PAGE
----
On Operating System Principles & Fundamentals vs iPadOS Limitations & Wishes

Be more knowledgeable when you wish for something that applies to iPadOS these days.

On Operating System Principles & Fundamentals vs iPadOS Limitations & Wishes
Image created using Dall-E

Today, I would gladly argue with anyone that some Apple tech pundits wishing for iPadOS to be less limited and more flexible should spend some time learning operating system principles and fundamentals. As a matter of fact, I would point out that many of the things mentioned in Federico Viticci’s rather good article are based on a lack of knowledge of operating system fundamentals.

It’s a common misconception to assume that the iPad Pro, with its identical CPU and system memory to the Mac, should have the same or similar capabilities at the user interface level. However, it’s crucial to recognize that while iPadOS is built on the same foundation as macOS, just like iOS is, it operates on fundamentally distinct runtime parameters, each with its unique features and capabilities. One such unique feature is the way iPadOS manages background tasks, a design choice that may not be universally popular but is a testament to the distinctiveness of iPadOS.

When people learn more about operating systems, more specifically about resource management, process and thread scheduling, portability, I/O and memory management, they might better understand why iPadOS is less powerful than macOS. It’s not a limitation in hardware, for obvious reasons; it’s a technical decision that Apple made a long time ago and lacks the desire and resources to revisit. While we wait for Apple to do just that, Apple is trying to ease some pain while creating others for power users of the famous tablet. Some like it, others don’t.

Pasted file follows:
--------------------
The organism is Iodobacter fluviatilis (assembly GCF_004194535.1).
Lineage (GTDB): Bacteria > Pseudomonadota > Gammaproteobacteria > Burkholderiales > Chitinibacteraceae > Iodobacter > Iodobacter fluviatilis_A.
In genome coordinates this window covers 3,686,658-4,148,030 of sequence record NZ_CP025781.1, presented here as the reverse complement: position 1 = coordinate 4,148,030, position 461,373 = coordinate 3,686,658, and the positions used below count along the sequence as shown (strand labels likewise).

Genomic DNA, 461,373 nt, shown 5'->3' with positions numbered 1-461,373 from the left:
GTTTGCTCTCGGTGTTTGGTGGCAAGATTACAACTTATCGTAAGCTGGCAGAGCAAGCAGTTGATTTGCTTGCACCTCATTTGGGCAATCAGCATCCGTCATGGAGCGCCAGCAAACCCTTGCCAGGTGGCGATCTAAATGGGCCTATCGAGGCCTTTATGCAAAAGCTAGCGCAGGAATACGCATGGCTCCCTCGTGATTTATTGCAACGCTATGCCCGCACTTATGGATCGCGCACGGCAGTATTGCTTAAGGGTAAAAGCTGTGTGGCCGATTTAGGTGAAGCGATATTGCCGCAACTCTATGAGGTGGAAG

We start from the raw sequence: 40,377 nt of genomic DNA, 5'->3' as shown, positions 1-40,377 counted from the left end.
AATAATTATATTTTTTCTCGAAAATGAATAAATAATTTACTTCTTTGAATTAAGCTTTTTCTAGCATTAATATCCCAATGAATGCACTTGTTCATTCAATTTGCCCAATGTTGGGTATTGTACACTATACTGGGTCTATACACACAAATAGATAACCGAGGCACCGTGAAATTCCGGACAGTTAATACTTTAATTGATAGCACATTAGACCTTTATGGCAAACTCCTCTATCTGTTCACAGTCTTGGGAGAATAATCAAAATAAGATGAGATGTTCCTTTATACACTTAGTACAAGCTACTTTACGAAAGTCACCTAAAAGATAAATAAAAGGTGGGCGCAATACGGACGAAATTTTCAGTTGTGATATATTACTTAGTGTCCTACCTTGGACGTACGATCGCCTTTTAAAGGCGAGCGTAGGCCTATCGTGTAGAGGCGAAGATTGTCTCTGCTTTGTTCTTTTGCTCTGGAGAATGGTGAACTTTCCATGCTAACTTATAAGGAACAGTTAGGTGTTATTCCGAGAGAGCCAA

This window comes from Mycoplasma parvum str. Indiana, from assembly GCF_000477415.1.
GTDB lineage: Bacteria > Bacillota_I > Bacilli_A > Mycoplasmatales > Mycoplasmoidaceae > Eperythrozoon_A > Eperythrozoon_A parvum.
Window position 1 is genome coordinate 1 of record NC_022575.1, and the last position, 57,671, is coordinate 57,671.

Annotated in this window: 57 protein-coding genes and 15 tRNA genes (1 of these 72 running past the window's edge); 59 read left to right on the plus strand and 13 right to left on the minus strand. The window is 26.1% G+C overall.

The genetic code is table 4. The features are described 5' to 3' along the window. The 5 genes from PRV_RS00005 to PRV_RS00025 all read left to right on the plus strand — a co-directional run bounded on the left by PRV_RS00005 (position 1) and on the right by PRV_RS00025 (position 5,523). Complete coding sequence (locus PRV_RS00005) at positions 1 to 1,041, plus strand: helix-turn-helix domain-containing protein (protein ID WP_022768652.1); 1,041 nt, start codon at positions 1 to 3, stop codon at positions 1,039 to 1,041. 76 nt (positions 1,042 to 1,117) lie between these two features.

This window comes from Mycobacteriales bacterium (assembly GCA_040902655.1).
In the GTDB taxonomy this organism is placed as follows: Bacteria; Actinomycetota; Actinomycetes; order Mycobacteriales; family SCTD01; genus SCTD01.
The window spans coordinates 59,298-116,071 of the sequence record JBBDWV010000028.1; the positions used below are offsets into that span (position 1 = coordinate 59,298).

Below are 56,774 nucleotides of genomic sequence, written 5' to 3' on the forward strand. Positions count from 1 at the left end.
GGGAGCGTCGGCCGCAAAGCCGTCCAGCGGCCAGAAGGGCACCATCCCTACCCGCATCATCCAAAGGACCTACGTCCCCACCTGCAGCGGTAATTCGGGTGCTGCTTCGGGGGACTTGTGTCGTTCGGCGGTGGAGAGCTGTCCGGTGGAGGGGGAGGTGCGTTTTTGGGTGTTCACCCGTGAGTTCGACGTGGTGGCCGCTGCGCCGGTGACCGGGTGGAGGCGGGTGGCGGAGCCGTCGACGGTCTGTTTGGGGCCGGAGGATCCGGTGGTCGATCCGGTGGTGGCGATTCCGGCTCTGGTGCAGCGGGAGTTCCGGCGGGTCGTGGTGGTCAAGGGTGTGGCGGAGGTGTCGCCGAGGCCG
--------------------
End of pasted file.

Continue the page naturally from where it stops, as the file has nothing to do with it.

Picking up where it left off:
Over the years, as the iPad became more powerful, it’s understandable that comparisons and hopes for a more robust iPadOS rose. However, it’s essential to acknowledge that iPadOS is what it is: it operates on a different set of runtime premises, and decisions made before 2010 dictate what is allowed at the user interface level. Without a transplant of macOS into iPadOS, significant changes are unlikely. It’s valid to feel a sense of limitation, but it’s also important to understand the reasons behind them.

And you know what? I’m pretty much okay with the iPad metaphor for general computing devices as it is.

Disclaimer: I have a master’s degree in computer sciences, and I’m an avid user of the Mac (since 1984), the iPad (since 2010) and the iPhone (since 2009).